I had a bit of a random thought the other day about reading and writing. I feel like I’ve written a post about this before, but I can’t seem to find it (not that I looked very hard), so please excuse me if you’ve heard this all before. (*Tangent Alert* It’s kind of like when you’ve told a story so many times to so many different people that you forget who you have and haven’t told, and then you kind of have to decide whether or not you want to go ahead and risk re-telling a story that people have already heard before. I know a few people who do this quite a bit, but they’re such fun to talk to, I usually don’t mind, or I’ll just subtly hint that that story sounds familiar…)

I had a conversation with a friend quite some time ago about the relationship between the love of reading and the love of writing. This particular friend loves to read, and reads a lot. I’m pretty much the same. However, she does not like to write, whereas I clearly love to write (I’d assume most people who write blogs like writing too). At the time, I remember thinking this was a bit odd, but I kind of just accepted it because, you know, “each to their own” and whatnot.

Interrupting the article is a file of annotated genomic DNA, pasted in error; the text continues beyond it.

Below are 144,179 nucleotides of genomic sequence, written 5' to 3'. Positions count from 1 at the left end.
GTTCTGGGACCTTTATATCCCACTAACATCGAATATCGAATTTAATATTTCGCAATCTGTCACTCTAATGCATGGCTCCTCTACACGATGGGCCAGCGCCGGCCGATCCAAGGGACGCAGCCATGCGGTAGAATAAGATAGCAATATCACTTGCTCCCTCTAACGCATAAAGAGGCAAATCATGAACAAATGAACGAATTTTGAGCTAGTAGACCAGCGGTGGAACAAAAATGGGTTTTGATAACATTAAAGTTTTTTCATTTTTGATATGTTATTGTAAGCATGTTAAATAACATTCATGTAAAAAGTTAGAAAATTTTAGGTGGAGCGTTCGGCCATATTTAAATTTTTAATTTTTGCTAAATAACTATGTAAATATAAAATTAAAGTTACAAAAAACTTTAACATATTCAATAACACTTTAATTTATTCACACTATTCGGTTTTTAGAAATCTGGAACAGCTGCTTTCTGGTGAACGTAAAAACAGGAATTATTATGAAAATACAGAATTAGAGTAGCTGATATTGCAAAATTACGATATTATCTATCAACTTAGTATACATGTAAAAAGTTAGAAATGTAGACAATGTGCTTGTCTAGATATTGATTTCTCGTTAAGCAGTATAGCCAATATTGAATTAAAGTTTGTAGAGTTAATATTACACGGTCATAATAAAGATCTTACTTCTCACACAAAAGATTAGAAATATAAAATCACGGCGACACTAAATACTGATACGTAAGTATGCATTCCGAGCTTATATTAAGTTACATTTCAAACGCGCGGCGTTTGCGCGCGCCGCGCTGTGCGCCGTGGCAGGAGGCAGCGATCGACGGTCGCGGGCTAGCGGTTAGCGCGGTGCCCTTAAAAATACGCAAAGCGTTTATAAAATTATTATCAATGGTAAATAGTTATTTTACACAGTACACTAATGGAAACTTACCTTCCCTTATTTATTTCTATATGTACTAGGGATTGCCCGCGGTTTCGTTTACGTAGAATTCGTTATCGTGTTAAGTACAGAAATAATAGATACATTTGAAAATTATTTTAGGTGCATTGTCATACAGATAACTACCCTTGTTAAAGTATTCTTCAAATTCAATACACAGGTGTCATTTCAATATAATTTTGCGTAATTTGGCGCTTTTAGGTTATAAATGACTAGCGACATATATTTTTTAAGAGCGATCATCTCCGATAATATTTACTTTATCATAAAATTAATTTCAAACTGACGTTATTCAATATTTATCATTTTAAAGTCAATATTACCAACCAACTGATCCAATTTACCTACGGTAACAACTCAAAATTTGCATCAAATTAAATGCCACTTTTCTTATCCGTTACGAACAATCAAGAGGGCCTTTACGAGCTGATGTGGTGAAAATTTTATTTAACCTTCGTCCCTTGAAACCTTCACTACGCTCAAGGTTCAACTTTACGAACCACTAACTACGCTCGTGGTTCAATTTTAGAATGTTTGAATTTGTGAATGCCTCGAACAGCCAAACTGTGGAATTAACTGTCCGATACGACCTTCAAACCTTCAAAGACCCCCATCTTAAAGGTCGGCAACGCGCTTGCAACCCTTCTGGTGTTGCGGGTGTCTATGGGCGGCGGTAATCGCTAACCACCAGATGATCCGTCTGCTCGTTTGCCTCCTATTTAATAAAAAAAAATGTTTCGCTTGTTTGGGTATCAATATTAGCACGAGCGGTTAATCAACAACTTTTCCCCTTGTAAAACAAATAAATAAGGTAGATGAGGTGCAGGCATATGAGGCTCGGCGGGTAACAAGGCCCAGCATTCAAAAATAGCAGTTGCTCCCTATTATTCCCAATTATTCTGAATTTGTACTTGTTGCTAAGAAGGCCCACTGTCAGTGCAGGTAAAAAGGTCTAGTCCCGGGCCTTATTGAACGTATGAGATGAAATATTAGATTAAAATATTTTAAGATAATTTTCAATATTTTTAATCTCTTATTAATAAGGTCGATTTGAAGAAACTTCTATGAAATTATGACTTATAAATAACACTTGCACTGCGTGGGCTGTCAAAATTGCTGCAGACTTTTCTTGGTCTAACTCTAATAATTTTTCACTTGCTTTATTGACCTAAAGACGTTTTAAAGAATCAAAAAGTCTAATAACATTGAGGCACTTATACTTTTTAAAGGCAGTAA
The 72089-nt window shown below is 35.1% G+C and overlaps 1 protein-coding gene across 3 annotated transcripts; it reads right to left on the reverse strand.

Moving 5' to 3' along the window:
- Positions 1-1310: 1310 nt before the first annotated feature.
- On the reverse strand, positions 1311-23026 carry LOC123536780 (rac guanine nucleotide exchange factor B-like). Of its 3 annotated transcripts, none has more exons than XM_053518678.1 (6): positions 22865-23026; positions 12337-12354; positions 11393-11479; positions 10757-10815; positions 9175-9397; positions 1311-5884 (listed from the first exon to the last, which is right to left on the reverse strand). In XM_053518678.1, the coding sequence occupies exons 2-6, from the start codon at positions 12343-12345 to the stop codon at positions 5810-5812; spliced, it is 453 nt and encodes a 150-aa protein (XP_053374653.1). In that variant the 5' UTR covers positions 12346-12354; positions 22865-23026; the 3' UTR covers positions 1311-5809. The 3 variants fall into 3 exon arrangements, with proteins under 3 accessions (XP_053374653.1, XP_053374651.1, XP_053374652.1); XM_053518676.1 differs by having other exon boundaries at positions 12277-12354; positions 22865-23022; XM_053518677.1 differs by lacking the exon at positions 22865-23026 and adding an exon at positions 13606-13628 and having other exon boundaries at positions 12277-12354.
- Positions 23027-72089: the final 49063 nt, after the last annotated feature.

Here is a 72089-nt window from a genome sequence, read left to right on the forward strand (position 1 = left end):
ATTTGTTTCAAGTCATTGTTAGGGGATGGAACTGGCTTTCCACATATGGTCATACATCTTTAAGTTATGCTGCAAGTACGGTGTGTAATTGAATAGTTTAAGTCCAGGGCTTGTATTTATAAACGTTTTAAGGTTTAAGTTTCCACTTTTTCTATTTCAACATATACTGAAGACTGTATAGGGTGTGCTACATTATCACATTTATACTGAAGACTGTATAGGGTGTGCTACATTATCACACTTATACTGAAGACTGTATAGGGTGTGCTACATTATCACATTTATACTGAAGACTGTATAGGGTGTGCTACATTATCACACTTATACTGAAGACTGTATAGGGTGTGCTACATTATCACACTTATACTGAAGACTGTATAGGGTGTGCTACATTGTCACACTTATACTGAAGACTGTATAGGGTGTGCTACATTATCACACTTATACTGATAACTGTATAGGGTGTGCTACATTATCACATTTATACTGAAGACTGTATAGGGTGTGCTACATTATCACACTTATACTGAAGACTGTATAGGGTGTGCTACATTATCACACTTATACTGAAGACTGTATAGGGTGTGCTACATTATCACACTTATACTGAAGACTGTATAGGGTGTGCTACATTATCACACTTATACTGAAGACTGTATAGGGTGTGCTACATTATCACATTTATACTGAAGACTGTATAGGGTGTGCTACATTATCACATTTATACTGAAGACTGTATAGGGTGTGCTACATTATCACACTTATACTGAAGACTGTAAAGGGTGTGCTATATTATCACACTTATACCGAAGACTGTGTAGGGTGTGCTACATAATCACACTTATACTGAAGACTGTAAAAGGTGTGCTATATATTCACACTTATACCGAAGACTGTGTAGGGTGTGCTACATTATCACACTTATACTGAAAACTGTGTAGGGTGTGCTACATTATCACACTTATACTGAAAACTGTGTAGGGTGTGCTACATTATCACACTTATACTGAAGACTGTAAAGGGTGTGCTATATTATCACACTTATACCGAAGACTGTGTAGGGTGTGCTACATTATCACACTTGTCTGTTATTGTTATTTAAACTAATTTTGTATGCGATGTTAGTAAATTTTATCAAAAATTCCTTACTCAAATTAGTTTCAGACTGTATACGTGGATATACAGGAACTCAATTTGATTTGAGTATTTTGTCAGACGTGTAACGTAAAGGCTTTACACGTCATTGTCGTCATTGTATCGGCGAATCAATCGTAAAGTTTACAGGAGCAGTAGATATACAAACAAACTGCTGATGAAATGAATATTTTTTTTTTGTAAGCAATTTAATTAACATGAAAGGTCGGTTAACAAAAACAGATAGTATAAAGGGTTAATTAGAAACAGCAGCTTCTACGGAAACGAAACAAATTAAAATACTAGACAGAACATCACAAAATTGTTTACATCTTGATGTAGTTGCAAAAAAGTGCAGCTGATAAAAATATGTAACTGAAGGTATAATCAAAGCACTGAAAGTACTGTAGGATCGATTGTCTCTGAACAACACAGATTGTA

In recent weeks, while discovering new food blogs, and watching cooking shows like “MasterChef” and “Everyday Gourmet” and a variety of foodie shows on SBS, I had a thought that maybe the reading/writing relationship could be analogous to the eating/cooking relationship. Eating and reading both feed the soul. Cooking and writing can be such rewarding experiences that enrich the lives of those who undertake these tasks.

If someone likes to eat, and they’ve had delicious meals prepared for them all their life, I’d think it’d be reasonable for them to be inspired to learn to cook and create tastey dishes of their own. Likewise, if someone likes to read, it would not be out of place for them to be inspired to write – right?

I also reckon that people who love to write would also love reading; just as people who love to cook would certainly love to eat. I’ve never met someone who disproves this, but feel free to be the first. So much of cooking is tasting the components of the dish as you prepare it, ensuring everything is balanced, and the flavours are right. So much of writing is re-reading and editing your sentences so that the text flows as it’s intended. It’s hard for me to imagine someone who loves to write but detests reading (it makes me shudder just to think that anyone might detest reading at all, irrespective of their feelings toward writing).